We've just returned from stalking the hallowed halls of the London Book Fair. We're swimming in glossy pamphlets right now, but here are some of the more interesting titles that we've found. If you're looking for the next Robrandon RR Martinfus, this isn't the list - what follows are some of the quirkier, more fun titles we spotted today.
(All links go to the publisher. If you're keen to pre-order, why not take the details to your local bookshop?)
Invaderoma (Drago). Combines the catalogue for Invader's first Italian exhibition with the photos of his Roman invasion. Long our favourite street artist, we're quite excited to see his 8-bit aliens tackle yet another great city in their 19th invasion. Drago have also published a gorgeous reference book - From Style Writing to Art: A Street Art Anthology. (Out now)
Anno Dracula by Kim Newman (Titan). Re-release of the award-winning steampunk vampire alternate history (fangpunk? bloodpunk?). 1888 - Dracula is married to Queen Victoria. Hijinks. Etc. Newman is signing at Forbidden Planet for the launch. (May)
The Book of English Magic by Philip Carr-Gomm and Richard Heygate (Overlook Press). Massive volume exploring the English literary tradition of magical lore and practice. Ticks all the big fantasy boxes too, with references to Rowling, Tolkien, Lewis and Pratchett. (September)
Don Quixote: Volume 1 by Miguel de Cervantes and Rob Davis (Self Made Hero). We saw some preliminary sketches of this at BICS last year. They looked great then, but judging by the art on display at the London Book Fair, this is going to be absolutely stunning. Mr. Davis has ambitiously tackled one of the classics of Western literature and we can't wait to see the result. (September)
Cinema Sex Sirens by Dave Worrall and Lee Pfeiffer (Omnibus Press). Big glossy hardcover that pretty much does what it says on the tin, plus a foreword by Sir Roger Moore. Brigitte Bardot was very attractive indeed. (October)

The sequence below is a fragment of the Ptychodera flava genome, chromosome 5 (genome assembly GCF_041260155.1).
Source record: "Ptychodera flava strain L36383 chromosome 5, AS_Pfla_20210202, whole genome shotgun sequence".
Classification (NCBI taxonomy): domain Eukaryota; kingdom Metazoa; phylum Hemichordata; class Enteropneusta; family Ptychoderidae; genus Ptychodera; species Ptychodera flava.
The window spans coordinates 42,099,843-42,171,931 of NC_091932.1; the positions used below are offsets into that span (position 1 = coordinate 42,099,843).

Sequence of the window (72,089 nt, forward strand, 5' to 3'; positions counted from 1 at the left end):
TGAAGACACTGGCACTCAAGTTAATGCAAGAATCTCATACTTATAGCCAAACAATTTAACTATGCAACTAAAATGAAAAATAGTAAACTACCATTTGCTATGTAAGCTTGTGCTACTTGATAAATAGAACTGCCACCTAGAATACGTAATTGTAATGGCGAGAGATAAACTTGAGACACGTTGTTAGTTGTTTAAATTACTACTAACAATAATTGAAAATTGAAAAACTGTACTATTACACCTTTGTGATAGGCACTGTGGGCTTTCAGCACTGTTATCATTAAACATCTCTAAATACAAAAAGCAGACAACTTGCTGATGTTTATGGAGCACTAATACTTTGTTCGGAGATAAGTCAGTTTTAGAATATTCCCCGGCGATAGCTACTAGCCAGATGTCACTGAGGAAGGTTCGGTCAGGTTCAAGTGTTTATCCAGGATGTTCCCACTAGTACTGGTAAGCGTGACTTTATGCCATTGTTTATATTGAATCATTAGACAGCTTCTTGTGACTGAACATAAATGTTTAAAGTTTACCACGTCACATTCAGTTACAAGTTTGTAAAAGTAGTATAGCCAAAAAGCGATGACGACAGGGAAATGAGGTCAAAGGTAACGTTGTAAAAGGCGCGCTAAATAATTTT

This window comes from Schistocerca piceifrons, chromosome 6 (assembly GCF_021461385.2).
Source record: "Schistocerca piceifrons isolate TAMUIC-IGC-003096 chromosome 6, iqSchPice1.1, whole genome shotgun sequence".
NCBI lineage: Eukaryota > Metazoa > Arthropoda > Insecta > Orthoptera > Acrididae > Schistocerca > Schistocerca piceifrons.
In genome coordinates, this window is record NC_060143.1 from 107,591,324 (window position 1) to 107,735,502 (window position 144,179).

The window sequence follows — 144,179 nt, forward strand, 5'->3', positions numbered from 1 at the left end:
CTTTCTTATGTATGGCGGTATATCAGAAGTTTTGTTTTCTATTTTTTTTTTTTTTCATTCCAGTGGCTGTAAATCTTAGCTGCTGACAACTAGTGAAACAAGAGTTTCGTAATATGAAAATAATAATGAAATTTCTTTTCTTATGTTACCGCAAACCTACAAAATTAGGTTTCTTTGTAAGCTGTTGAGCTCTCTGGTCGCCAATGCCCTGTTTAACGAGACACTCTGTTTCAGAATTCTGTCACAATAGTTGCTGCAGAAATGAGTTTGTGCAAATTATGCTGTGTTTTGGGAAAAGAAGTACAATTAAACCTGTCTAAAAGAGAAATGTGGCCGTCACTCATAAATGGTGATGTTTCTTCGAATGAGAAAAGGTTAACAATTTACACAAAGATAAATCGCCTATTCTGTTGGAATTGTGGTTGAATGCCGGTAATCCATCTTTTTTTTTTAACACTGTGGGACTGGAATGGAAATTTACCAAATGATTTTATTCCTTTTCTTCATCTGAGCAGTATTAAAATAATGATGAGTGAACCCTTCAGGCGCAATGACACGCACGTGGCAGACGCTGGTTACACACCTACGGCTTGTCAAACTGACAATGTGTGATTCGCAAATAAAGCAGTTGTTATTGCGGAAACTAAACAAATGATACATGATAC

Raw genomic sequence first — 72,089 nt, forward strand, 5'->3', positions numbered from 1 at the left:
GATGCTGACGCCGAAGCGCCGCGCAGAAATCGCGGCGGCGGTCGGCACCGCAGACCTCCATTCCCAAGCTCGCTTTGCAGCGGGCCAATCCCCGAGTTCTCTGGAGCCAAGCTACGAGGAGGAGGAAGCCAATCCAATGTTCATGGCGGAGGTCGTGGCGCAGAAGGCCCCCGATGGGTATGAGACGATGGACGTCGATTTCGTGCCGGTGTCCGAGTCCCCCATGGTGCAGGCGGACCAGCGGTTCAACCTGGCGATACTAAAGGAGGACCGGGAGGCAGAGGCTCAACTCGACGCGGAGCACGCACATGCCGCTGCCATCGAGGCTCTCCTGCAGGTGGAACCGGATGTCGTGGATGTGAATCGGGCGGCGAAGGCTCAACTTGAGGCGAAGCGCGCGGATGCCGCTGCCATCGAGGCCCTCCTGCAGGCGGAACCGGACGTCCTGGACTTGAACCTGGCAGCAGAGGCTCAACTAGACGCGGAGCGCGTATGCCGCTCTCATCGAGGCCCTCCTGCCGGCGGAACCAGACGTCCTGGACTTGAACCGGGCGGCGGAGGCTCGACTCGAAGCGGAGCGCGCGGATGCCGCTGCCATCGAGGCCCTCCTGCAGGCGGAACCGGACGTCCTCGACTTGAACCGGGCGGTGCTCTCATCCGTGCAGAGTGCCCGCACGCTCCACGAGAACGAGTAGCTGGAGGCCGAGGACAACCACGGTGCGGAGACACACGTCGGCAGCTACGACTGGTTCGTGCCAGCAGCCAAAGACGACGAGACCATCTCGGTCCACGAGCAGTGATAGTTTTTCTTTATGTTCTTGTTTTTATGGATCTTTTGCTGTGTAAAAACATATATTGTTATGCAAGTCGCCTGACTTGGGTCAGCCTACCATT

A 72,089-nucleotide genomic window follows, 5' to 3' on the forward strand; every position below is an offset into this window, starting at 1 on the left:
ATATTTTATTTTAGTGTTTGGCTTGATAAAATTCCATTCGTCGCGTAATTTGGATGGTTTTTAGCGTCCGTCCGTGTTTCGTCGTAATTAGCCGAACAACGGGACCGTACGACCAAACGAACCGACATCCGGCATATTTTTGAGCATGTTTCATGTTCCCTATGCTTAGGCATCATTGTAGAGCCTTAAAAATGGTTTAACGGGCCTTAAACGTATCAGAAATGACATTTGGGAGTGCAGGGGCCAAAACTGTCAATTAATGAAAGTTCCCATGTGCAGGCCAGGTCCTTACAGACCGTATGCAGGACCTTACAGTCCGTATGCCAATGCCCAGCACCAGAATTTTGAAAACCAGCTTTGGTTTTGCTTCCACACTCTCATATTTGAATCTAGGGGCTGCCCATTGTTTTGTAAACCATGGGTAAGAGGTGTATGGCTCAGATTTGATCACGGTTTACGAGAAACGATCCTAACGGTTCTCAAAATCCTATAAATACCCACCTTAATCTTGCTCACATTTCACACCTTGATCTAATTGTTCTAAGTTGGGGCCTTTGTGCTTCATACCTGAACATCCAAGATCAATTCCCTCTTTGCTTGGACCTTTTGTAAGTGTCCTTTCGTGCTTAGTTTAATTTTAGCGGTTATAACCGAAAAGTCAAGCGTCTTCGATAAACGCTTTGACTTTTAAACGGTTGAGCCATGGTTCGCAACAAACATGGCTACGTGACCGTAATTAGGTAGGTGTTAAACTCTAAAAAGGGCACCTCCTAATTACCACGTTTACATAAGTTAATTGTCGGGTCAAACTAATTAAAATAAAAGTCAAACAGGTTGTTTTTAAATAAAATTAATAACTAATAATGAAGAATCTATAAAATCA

Dracula by Bram Stoker (Constable & Robinson). Absolutely gorgeous looking limited edition facsimile of the 1897 first edition, with a new introduction by Colm Toibin. Nostalgia + vintage horror + slipcase. It had me at hello. (October)
A Halloween Treat by Edward Gorey (Bloomsbury). An undiscovered short from the master of the macabre, released in time for Halloween. Gorey is always wonderful, and if this really is unseen work, that's fantastic news. (October)
King's War by Maurice Broaddus (Angry Robot). The conclusion to the Knights of Breton Court trilogy - the Arthurian legends retold as Indianapolis street gangs. We love the series and will be sad to see it concluded - Mr. Broaddus' work is gutsy, innovative and a challenging take on modern fantasy. (November) (Peter Crowther's Darkness Falling, released a month earlier, also has us intrigued. Body snatching aliens in small town USA... always a good premise).
The Case of Charles Dexter Ward by HP Lovecraft and INJ Culbard (Self Made Hero). The buzz around At the Mountains of Madness was well-deserved, as Mr. Culbard's graphic novel reinterpretation of Lovecraft's novel turned out to be one of the highlights of 2010. The Case of Charles Dexter Ward promises to repeat that magic, as the two reunite (well, semi-posthumously). (March 2012) (Mr. Culbard also has another treat coming out from the same publisher - Edgar Rice Burroghs' A Princess of Mars, coming February 2012).
The Art of Whisky by Jim Murray (Dram Good Books). Originally a softcover from the Public Records Office, now updated and republished as a big sexy hardback. The history of whisky (blended & single malt) as shown through their posters. (Unknown)
Also coming out? About four hundred dystopian YA series. If that's your thing, you might want to clear your schedule until 2013.